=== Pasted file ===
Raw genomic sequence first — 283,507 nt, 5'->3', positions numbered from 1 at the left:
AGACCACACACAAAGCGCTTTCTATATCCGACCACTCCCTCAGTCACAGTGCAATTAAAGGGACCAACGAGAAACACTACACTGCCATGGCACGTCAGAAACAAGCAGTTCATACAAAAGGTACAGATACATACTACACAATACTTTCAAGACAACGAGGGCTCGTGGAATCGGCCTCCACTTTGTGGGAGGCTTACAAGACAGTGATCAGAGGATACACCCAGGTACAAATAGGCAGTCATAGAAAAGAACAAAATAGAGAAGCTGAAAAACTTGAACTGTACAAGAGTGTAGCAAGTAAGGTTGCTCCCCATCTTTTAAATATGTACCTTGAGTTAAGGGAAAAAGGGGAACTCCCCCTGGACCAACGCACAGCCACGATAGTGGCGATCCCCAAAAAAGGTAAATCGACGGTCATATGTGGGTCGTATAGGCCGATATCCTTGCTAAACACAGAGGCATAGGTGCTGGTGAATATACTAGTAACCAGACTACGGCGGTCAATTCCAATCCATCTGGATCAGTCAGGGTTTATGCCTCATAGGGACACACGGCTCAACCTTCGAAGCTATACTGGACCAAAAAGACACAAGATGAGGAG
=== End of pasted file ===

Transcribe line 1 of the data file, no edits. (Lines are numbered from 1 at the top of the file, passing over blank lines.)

Raw genomic sequence first — 283,507 nt, 5'->3', positions numbered from 1 at the left: